“Let me work this backwards. At the end there’s willpower, which we all know is the force of your personality that you use to make the spell become real. As I’m sure Professor Douglas and a few of the other instructors of said, your willpower is necessary because you need to essentially override reality. And the stronger your will against reality, the more effective and powerful your spell becomes.
“In the middle we have energy, which you need to power the spell. The energy can be either mystical or dark, but without energy your spell goes nowhere. Doesn’t matter how much willpower you have, if you haven’t allocated energy to your crafting, the end result is nothing.
“But the very first thing on this list, the very first thing you need, is visualization. You not only need to see the shape the spell is going to take, but you have to imagine the end result of your crafting. The very first step crafting magic is to imagine what it is like to reshape reality, and that is artistic expression.
“Every good witch is, at their core, an artist. You not only have to imagine how a spell is going to look, but as you advance through your learnings it becomes necessary to put these three things together in a matter of seconds. Which means, the greater your imagination, the faster you can conceptualize the reshaping of reality.”
Matthias waved his tablet away and set her down gently upon his desk. He began making a slow circuit of the room as he finished his monologue. “Everyone has some sort of artistic ability inside, and as with any talent it needs to be nurtured so that it grow. Now, I can’t say that by the end of this class you’re all going to be equally great artists: that won’t happen because you all different people. And it will be the same with what you draw: I can ask the entire class to draw a scene and each of you will come back with something different. Because you’re showing me your vision; your showing me what you see.
“But that’s what we intend to do in this class: we intend to find your talent, we intend to bring it out, and we intend to help it grow. When you first came to school all but one of you had absolutely no idea how to do magic, and now look at you. Well, you now you find yourself in this room and with the exception of a few, you’re once again unsure about how to draw or paint. We’re going to set about changing that. Together, we’re going to attempt to make an artist out to you. It may not be easy, and at times it’s going to seem super frustrating. But nothing done here at school has ever come easy, so why should what happens in here be any different?”
Matthias laughed as he headed back toward his desk. When he reached it he waved his hand and a holographic projection of the woods to the north of the history and arts building appeared in the open space at the front of the room. “Here’s a good first exercise. If you were to go to the roof of this building this is what you see as you looked towards the observatory. What I want you to do simple: set a sketchpad upon your easel, grab your pencils, and draw what you see. I assure you there’s no right or wrong, and there’s no good or bad. There’s just what you draw.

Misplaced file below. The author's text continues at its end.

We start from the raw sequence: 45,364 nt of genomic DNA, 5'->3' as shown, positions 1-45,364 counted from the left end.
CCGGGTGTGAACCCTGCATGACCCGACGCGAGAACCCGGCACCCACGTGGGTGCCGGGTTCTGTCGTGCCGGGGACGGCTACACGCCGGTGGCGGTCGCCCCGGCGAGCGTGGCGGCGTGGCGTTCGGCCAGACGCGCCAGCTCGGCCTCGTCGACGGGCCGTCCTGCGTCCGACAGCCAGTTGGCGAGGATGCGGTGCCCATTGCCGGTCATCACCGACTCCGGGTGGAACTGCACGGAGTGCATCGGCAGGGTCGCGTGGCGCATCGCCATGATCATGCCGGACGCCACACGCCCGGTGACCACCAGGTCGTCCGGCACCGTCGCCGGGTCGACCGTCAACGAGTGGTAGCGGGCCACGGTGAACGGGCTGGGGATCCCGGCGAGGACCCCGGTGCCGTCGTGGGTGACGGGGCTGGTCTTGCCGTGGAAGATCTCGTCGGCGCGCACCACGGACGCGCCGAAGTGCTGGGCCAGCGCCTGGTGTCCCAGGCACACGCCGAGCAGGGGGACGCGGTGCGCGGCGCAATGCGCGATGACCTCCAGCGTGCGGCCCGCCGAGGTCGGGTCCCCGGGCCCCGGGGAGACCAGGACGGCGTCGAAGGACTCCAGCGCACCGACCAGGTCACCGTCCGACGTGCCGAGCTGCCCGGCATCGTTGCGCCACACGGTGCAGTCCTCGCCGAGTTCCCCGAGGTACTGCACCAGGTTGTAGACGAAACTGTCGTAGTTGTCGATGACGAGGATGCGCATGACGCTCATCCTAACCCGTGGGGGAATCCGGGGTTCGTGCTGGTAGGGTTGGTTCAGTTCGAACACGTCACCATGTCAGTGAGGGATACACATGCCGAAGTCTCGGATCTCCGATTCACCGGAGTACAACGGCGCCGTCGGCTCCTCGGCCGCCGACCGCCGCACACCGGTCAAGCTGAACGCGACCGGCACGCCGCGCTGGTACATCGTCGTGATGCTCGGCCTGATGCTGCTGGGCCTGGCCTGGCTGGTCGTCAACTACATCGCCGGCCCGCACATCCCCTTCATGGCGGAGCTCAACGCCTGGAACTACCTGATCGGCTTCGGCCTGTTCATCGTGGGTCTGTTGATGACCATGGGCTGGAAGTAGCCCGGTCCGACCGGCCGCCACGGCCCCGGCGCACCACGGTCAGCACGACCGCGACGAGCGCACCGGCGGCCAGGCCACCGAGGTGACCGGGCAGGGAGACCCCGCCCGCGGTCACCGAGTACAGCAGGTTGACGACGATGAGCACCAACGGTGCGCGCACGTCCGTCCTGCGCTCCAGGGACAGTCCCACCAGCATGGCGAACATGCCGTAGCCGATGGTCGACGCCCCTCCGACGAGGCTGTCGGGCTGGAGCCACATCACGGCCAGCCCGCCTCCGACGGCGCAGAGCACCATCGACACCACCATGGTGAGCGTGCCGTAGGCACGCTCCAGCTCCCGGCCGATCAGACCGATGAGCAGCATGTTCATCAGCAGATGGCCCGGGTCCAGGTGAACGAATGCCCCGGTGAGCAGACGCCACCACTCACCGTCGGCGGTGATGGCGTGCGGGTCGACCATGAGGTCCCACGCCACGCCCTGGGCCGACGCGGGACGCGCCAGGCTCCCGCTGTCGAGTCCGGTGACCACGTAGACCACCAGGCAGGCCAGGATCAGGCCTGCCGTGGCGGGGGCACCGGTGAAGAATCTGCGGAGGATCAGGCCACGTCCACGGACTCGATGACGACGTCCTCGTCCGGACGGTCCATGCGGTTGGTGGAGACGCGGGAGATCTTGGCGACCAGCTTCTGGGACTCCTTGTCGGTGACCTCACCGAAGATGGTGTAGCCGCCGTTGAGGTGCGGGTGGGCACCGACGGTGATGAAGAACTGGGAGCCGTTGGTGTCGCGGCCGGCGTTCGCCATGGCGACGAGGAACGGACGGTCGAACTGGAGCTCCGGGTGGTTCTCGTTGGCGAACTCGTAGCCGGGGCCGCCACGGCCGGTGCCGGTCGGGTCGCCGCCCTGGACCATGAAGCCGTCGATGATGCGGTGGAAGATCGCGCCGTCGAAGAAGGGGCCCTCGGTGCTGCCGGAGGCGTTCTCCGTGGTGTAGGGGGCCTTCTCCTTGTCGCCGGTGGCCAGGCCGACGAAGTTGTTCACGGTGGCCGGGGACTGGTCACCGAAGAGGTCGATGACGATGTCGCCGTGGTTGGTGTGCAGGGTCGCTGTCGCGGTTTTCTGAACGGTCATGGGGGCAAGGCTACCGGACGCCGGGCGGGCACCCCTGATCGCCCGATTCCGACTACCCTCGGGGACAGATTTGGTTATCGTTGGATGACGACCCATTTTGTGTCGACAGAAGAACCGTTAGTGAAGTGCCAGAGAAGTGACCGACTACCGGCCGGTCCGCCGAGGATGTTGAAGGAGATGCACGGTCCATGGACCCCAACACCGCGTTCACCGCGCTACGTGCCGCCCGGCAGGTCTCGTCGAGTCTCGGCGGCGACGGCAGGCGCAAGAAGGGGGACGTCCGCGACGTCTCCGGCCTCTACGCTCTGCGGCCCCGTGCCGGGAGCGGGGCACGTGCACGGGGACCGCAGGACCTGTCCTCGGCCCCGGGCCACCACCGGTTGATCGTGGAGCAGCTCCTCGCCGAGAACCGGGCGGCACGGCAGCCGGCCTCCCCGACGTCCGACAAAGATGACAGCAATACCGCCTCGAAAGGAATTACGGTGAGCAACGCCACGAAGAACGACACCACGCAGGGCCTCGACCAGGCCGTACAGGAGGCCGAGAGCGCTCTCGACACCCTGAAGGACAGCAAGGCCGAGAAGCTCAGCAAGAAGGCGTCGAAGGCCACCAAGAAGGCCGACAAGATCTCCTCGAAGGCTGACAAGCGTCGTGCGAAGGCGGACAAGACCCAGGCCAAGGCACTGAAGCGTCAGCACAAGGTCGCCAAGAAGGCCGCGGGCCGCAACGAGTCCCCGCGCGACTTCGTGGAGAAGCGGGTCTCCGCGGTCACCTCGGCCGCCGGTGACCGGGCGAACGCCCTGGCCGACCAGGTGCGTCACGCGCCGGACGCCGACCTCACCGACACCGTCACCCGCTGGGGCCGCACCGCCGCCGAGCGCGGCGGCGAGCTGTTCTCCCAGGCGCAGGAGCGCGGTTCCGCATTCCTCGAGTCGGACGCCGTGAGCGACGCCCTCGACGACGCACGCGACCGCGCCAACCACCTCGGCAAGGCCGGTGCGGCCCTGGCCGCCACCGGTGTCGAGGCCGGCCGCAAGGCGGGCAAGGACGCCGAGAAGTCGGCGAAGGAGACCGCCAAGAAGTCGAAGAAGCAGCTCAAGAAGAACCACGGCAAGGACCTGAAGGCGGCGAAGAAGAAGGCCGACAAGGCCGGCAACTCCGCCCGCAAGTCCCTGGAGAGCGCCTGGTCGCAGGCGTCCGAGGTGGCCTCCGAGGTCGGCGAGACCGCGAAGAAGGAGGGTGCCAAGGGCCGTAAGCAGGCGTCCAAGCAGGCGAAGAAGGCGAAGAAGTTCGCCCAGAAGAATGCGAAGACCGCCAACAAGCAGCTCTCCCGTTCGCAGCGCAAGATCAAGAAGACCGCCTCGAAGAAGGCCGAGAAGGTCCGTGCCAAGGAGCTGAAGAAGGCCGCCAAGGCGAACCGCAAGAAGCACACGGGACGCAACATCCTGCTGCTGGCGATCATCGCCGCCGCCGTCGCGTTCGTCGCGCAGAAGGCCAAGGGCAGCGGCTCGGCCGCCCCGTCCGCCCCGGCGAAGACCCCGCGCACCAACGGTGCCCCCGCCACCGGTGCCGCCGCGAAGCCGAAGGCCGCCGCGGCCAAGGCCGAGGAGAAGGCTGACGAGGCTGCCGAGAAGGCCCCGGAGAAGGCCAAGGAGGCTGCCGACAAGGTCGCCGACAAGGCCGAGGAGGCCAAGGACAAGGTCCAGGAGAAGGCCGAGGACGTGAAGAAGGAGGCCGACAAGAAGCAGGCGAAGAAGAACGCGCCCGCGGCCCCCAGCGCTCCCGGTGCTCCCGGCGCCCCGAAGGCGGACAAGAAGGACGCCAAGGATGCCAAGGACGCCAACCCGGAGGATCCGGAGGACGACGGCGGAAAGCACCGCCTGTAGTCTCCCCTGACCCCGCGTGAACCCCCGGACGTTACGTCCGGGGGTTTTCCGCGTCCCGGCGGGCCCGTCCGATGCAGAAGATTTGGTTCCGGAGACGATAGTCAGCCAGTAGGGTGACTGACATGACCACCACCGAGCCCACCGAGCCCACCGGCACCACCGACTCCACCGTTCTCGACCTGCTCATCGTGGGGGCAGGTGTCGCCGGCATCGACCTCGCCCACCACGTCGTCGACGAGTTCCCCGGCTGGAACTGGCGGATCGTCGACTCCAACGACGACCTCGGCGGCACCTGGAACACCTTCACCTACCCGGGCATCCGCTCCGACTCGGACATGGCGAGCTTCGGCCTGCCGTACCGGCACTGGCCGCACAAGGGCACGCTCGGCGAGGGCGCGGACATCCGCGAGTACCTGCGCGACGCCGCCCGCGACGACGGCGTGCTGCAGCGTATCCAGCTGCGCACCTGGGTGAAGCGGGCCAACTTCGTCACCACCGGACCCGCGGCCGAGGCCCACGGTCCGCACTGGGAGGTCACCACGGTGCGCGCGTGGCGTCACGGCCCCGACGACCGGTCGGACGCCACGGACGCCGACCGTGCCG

“And the reason for this is simple: each of you sees the world differently.” Matthias smiled as he looked about the room and saw the sometimes grim, sometimes confused faces of the students. “And once I know what you’re seeing, then maybe I can show you how to see better.”
It is so true here in my world that imagination is the key to being a good witch. Those who have the strongest imaginations are gonna rip reality a new one, and that probably gonna affect anyone standing close by. We know Kerry has a great imagination and Annie has already demonstrated her artistic ability, so could it be that the reason these two are such great witches is because they can visualize better than their fellow witches?
The start of art is over–now we’re on to the next scene and a different kind of seeing…
Get Ready For the Pain, Bitches!
Entertainment Weekly reported today that the FX Network not only reconfirmed that American Horror Story was renewed for Season 7, but that it was also being renewed for Seasons 8 and 9. EW also confirmed that Sarah Paulson and Evan Peters have already signed for Season 7, because even if you do win an Emmy and you’re starting to develop a successful career in superhero movies, as long as someone’s going to pay you big bucks to phone in your part, how can you say no?